A test kitchen for food for thought
GUILFORD -- With just two weeks together to work on a script, construct puppets, choreograph and rehearse a show and record the musical score, Dan Froot, Dan Hurlin, Amy Denio and four performers have a lot on their plates.
The people they're talking about do not.
The people they're talking about don't have enough to eat, or if they do, they just barely get by. The people they're talking about are the faces behind the statistics on hunger and food scarcity.
Froot, Hurlin and Denio are in Guilford as part of the Vermont Performance Lab, which supports the creation of contemporary works and fosters exchange between artists and Vermont communities through its Lab Program. They are using their two weeks here to develop their show "Who's Hungry -- Santa Monica," the newest in an ongoing series of puppet plays based on the life stories of hungry and homeless people in Los Angeles.
So why should we care about hungry people 3,000 miles away?
"It seemed relevant to Vermont," said VPL's Sara Coffey, who reconnected with old friends Hurlin and Froot at a National Performance Network conference some months ago and heard about their project. "It came at an interesting time when I had read some horrifying statistics about hunger in Vermont."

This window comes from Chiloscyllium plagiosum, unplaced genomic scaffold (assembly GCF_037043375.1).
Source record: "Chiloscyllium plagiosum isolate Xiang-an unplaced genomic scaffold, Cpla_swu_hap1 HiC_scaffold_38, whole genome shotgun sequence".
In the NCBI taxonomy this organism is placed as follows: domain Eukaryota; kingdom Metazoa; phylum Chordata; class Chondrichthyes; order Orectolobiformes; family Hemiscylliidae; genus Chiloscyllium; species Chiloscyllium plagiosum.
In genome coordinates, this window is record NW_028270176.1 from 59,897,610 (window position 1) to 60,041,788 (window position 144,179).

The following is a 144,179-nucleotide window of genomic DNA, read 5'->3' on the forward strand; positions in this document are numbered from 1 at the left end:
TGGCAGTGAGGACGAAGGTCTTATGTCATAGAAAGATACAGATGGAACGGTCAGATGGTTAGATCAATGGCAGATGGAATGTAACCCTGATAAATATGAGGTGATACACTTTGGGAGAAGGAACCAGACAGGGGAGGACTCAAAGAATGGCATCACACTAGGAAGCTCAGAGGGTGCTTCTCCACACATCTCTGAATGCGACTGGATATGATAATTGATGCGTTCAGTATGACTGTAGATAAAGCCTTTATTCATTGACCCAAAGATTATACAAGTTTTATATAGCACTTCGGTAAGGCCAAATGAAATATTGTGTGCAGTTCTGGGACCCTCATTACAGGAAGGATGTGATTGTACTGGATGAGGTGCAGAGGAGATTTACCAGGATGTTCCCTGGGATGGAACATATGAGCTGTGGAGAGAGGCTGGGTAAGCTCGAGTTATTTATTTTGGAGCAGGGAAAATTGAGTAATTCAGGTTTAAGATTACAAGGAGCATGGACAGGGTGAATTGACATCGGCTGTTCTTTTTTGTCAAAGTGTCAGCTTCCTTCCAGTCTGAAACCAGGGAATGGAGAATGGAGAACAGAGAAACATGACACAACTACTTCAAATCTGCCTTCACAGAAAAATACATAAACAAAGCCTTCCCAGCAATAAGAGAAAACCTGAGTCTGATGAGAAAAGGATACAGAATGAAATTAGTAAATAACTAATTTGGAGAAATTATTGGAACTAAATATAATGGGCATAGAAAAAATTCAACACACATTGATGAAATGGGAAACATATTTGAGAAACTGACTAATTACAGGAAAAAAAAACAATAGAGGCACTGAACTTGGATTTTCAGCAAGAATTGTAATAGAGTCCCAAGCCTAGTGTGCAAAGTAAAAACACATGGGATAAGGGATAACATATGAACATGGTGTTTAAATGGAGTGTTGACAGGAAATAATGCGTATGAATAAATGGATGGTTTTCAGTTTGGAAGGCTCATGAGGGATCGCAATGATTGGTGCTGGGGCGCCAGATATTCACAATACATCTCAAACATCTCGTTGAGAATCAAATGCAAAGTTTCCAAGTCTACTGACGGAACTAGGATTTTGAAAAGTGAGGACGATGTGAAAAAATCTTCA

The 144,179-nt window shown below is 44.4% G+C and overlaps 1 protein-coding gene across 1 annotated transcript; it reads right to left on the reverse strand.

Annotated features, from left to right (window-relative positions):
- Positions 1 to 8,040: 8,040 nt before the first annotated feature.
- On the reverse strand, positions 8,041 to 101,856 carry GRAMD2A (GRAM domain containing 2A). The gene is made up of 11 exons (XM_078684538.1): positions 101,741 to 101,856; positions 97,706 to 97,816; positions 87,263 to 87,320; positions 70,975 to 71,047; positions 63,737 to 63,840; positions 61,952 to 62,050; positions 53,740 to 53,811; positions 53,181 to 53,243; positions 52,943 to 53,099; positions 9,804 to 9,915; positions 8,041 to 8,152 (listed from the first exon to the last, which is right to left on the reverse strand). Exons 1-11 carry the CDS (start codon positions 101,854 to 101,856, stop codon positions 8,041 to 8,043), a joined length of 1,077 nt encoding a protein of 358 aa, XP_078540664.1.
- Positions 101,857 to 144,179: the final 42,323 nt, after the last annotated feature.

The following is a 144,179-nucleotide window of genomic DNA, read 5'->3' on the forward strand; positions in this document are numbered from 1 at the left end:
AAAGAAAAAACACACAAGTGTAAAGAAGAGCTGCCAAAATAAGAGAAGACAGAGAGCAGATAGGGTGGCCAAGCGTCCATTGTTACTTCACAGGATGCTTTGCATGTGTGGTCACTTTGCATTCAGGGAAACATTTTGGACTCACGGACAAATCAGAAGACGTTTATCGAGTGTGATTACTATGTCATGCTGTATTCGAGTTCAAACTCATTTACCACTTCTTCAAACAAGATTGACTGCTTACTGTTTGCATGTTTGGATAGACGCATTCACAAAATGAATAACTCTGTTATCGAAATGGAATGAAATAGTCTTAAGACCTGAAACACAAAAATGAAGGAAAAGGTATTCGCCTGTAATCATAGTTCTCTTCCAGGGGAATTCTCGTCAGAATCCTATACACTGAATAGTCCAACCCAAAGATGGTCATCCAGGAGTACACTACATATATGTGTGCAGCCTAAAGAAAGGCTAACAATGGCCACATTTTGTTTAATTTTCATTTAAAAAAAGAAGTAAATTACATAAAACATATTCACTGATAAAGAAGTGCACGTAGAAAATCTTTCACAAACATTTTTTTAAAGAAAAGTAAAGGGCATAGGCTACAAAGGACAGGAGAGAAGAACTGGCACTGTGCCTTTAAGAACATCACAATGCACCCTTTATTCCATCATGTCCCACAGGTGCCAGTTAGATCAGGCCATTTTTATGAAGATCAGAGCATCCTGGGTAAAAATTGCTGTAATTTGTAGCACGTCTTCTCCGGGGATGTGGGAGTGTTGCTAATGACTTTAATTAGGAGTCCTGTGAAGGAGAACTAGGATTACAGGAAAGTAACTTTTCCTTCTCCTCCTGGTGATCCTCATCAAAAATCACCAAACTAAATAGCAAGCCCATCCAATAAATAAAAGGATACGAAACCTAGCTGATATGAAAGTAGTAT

According to the Vermont Foodbank and Hunger Free Vermont, more than 86,000 Vermonters (14 percent of the population) require some food assistance at some point in the year, 25,400 of whom are children. In Windham County, 43 percent of students quality for free and reduced-price school lunches.
Froot and Hurlin delved into the problem in ultra-urban Los Angeles, first collaborating in 2006, leading up to a toy theater production of "Who's Hungry -- West Hollywood."
That production began with the time-consuming work of the oral historian. Froot conducted interviews, transcribed them and then constructed the stories from the interviews. For "Who's Hungry -- Santa Monica" he interviewed five people each in 10 one-hour sessions. From there, Froot and Hurlin have been working to construct a piece that weaves the stories together, accompanied by Denio's music.